Research in the Monmouth University Computer Science and Software Engineering Department falls into the following areas:
AI can be described as the study of systems that process data that are usually non-numeric, such as text and images, in such a way that we can extract patterns and information (meanings) from them. We use techniques in natural language processing, information retrieval, information extraction, machine translation, machine learning, data mining, cognitive science, and the semantic web, to name a few.
According to the American Medical Informatics Association, biomedical informatics is an emerging and interdisciplinary field that studies the effective uses of biomedical data, information, and knowledge to improve human health. Research in the department is focused on biomedical ontologies, which are controlled vocabularies of well-defined terms connected by relationships. Biomedical ontologies are developed to express data in ways that computers can understand the meanings, in order to facilitate biomedical data sharing and knowledge discovery, thus improving healthcare and biomedical research.
Nowadays, huge amounts of digital data are generated in many domains (social networks, urban environments, scientific fields, business domains) and their volumes are growing faster than ever before. According to several studies, by the year 2020 about 1.7 MegaBytes of new information will be created every second for every human being on the planet. Such huge volume of data (i.e., Big Data) can be analyzed and exploited by data analytics algorithms to discover hidden and valuable information (i.e., predictive and descriptive models, patterns, regularities) concerning human dynamics and behaviors, and leading to useful applications in both business and scientific fields.
In computer science, the theories and methods that relate to the storage and retrieval of large collections of data continues to be a fertile area of research. Database research in the department is focused in the areas of database management and information retrieval.
Emergency management is a process by which all individuals, groups, and communities manage hazards in an effort to avoid or ameliorate the impact of disasters resulting from the hazards. It involves four phases: mitigation, preparedness, response, and recovery. Mitigation efforts attempt to prevent hazards from developing into disasters altogether, or to reduce the effects of disasters when they occur. In the preparedness phase, emergency managers develop plans of action for when the disaster strikes, and analyze and manage required resources. The response phase executes the action plans, which includes the mobilization of the necessary emergency services and dispatch of first responders and other material resources in the disaster area. The aim of the recovery phase is to restore the affected area to its previous state. Effective emergency management relies on thorough integration of emergency plans at all levels of government and non-government involvement.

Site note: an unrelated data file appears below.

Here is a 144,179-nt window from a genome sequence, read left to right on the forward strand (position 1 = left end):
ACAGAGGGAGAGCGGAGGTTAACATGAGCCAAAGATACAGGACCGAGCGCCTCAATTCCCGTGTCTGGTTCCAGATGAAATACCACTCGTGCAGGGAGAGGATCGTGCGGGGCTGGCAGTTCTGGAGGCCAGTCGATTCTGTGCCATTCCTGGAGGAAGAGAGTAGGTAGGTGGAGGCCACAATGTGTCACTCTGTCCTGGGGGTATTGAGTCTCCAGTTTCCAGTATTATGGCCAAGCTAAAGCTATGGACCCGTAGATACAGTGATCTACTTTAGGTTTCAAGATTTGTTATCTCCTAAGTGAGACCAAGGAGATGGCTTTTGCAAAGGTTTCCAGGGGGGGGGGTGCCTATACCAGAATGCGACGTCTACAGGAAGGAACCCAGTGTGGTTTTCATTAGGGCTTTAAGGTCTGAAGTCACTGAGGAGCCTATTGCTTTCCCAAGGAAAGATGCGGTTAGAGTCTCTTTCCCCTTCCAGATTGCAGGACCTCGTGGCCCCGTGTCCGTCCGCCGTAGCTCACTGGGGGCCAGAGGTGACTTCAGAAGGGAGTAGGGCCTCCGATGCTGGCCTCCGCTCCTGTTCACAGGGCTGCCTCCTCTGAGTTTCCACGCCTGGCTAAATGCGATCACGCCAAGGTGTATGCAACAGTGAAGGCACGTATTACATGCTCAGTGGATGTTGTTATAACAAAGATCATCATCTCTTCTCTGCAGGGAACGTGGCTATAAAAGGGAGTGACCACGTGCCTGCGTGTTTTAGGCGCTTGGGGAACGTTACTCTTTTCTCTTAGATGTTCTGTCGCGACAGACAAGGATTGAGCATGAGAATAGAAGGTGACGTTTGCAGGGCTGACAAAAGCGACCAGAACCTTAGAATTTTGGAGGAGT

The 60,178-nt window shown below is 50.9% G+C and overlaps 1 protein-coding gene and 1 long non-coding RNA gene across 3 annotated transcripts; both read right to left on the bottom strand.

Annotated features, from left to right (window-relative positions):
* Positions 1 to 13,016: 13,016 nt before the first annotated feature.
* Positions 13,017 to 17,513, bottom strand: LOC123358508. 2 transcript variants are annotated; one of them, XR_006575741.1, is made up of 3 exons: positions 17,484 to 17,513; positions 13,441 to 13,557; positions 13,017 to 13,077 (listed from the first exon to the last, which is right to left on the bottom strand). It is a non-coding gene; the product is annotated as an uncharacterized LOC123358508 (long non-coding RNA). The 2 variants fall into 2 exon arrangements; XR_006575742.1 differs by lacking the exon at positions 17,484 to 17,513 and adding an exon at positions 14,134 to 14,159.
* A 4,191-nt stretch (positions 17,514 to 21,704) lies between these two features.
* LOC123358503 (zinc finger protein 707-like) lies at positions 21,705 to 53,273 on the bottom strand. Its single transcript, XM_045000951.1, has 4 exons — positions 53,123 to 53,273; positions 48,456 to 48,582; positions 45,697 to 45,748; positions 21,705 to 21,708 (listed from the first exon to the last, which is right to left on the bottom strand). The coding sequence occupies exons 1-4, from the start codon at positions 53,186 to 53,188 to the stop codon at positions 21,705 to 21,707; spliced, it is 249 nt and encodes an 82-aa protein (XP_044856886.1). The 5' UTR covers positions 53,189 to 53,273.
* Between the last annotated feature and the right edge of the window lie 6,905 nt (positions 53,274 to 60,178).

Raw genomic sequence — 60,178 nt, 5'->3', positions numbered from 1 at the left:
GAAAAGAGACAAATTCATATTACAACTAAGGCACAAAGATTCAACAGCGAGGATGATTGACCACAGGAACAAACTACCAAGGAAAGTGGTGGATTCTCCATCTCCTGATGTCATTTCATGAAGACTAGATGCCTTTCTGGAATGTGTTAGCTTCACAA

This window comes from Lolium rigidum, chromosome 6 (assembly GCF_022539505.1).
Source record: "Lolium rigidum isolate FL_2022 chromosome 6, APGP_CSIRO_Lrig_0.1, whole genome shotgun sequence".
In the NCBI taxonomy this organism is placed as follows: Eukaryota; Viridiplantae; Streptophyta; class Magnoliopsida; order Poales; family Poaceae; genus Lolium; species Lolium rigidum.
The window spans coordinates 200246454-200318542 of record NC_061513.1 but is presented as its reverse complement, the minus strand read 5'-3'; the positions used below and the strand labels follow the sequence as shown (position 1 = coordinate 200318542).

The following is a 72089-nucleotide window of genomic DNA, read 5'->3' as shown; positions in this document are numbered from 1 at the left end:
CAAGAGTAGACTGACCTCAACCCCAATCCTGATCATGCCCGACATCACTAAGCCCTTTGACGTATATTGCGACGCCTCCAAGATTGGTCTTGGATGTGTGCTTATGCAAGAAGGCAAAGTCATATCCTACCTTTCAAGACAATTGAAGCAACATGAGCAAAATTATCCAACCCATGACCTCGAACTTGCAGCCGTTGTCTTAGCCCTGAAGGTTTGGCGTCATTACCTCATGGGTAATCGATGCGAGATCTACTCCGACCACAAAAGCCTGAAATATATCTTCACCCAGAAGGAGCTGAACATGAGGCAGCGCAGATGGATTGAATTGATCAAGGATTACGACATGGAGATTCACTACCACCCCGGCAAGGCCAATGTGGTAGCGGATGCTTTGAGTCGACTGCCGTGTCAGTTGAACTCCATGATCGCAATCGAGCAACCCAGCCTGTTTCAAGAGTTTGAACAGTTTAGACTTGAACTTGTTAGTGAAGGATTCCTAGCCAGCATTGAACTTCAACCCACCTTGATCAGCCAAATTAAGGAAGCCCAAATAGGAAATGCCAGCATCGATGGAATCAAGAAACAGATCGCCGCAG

A formal method is a mathematic method that uses formal language in the specification, design, construction, and verification of computer systems and software. Formal languages include logic, Petri nets, finite state machines, statecharts, and so on. The development of a formal specification provides insights and an understanding of the software requirements and software design. Since software specifications are mathematical entities and may be analyzed using mathematical methods.
The area of computer science that focuses on the study of multiple computer systems that are connected together using a telecommunication system for data and resource sharing and communication. Networks research in the department is focused in the areas of wireless communications, telecommunications, network security, and network algorithms.
Workflow management deals with the automation of business processes through software. A workflow management system coordinates process instances according to a formal model of the process, and matches individual activities with properly qualified resources for execution. The business environment today is undergoing rapid and constant changes. The way companies do business, including the business processes and their underlying business rules, should adapt to these changes flexibly with minimum interruption to ongoing operations.